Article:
4. Eat all the tapas & drink all the drinks in Ruzafa District
We had tapas for every dinner. And even for lunch which we ate back at our AirBnb apartment. We opted to stay in Ruzafa just south west of the Old Town Valencia, away from crowds and among the buzz of the cool, young, hip district. Staying early in the week was a disadvantage, as most restaurants and bars closed early and weren’t very full. But our accommodation was very cheap and close walking distance to the Old Town. Overall don’t be weary of it’s proximity to the main train station, it’s an up and coming area and as two women, we felt perfectly safe walking around at night.
One of the appeals of traveling to Spain is the good food that is simple and affordable but delicious. Our favorite restaurant El Camerino Taberna, that offered a tapas menu for dinner. It cames with all the typical spanish tapas you want to try: croquetas de jamón (ham croquettes), patatas bravas (potatoes with a spicy sauce) and chorizo plus so much more food that we asked to take the rest home! It served as a nice little lunch the next day to have with cava – the Spanish sparkling wine. Lastly, one of our nights out, we tried the Agua da Valencia, a cocktail concoction of fresh squeezed orange juice, cava, vodka and gin. You know, just to change it up from the usual sangria that accompanied each meal.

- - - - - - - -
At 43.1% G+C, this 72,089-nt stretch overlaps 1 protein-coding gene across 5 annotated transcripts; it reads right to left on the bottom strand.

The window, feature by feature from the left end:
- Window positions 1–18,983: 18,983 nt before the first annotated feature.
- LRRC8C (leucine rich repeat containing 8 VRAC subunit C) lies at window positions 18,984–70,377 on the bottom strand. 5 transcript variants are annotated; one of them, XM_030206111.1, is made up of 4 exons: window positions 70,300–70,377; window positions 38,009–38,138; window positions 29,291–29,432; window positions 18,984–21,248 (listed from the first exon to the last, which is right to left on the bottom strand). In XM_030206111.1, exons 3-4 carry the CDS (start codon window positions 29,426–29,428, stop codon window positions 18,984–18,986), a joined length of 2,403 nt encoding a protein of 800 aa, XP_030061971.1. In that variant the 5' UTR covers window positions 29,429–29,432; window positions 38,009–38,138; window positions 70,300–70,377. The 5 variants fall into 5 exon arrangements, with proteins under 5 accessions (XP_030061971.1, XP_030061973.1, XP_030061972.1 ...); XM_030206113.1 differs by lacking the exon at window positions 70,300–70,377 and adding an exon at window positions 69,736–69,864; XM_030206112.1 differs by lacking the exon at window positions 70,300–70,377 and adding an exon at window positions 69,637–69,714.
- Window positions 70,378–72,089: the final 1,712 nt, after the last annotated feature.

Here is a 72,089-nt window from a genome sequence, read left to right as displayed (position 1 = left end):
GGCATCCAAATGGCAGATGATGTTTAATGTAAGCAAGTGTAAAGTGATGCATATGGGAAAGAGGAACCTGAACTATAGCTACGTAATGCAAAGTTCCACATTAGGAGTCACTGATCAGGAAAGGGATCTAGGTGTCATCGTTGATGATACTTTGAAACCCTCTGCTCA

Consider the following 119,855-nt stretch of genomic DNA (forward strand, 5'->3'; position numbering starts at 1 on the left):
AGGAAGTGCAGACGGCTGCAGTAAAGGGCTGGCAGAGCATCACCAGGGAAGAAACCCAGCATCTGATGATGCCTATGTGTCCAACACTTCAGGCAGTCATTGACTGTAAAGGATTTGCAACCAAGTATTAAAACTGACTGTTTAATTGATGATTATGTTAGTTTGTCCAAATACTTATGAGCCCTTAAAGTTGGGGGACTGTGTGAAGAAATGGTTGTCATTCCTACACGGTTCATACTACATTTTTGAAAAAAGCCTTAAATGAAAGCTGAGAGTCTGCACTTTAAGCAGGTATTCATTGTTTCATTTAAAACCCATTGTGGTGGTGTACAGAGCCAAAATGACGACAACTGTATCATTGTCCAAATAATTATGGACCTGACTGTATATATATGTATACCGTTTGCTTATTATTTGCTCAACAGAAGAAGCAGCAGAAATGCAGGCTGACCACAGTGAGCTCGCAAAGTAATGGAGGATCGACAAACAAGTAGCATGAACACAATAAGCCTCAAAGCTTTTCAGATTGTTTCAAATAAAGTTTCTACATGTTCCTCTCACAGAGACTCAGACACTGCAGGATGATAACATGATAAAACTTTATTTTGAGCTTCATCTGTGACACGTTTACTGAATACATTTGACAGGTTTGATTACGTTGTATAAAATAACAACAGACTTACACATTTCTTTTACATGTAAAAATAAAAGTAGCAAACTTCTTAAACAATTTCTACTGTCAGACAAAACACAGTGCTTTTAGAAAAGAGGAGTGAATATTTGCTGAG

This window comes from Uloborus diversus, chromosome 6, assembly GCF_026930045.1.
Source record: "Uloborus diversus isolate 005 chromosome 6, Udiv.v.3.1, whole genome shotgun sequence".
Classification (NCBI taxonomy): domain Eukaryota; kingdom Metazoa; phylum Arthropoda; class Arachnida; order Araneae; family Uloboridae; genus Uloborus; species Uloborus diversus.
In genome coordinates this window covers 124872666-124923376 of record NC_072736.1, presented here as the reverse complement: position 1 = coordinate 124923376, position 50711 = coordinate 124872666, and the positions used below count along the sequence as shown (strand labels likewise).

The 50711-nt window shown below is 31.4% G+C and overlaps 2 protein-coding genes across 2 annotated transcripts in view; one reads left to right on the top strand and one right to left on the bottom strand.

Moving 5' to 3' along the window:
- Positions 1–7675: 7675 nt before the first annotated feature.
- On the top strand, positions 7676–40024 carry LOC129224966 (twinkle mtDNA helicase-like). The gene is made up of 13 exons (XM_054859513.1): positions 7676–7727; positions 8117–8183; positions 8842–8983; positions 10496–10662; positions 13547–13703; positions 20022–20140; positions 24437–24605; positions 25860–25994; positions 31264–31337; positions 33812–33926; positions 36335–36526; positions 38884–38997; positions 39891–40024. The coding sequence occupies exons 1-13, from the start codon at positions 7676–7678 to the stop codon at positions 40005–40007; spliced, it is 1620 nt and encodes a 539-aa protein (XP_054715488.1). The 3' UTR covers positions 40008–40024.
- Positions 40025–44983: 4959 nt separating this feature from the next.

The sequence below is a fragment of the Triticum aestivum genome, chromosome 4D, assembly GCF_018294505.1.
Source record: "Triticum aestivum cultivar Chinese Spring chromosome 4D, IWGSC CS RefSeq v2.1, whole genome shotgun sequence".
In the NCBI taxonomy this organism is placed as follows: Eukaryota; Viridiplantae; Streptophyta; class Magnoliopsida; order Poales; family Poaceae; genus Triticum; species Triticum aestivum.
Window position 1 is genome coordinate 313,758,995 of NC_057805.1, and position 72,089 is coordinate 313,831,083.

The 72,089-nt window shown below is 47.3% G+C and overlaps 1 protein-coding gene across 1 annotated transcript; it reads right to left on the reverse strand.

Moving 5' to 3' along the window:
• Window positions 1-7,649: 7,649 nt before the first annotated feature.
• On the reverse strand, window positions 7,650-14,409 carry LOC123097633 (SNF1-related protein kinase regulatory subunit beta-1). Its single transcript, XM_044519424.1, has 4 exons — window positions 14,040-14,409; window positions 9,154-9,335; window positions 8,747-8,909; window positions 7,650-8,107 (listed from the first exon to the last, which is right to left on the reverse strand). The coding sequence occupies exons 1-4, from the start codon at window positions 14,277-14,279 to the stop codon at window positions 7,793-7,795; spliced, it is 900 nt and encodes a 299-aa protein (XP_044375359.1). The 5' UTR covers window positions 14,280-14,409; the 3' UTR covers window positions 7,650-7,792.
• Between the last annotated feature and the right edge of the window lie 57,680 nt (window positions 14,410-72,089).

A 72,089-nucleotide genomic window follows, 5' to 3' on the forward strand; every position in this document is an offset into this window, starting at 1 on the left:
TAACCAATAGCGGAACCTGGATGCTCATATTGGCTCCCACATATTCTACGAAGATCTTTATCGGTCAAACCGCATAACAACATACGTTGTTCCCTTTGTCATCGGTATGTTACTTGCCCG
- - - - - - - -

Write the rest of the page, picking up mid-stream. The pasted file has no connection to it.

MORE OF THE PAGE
5. Get into a tomato fight
To our delight, we just happened to be in Valencia during the annual La Tomatina in the nearby village of Bunol. On the last Wednesday of August, tens of thousands of tourists congregate dressed in throwaway clothes and goggles to take part in the biggest tomato fight of their lives. We booked a bus and entry to the festival at the last minute and likely paid too much (41€ each), but it was the no-hassle, easiest way to do it. We voluntarily got packed in like sardines, (and I’m not exaggerating) somewhere near the town centre. Then at 11am, four trucks loaded with millions of tomatoes crawled slowly through the crowd. Lucky participants in the truck threw the tomatoes down to the streets. The unlucky ones, since we were in a mob of people practically unable to move, tried to reach at the tomatoes and throw them haphazardly at people. At some point we were wading through tomato juice up to our shins. It was one of those once in a lifetime experiences that I’ll only have once in my lifetime. It was crazy!
What do you think of the top 5 things you must do in Valencia? Leave a comment below.
And hey, thanks again for reading! I’m linking up with #WanderfulWednesday with Lauren of Lauren on Location, Van of Snow in Tromso, Isabel of The Sunny Side of This and Marcella of What a Wonderful World. Go check out other great travel posts to fill you with inspiration.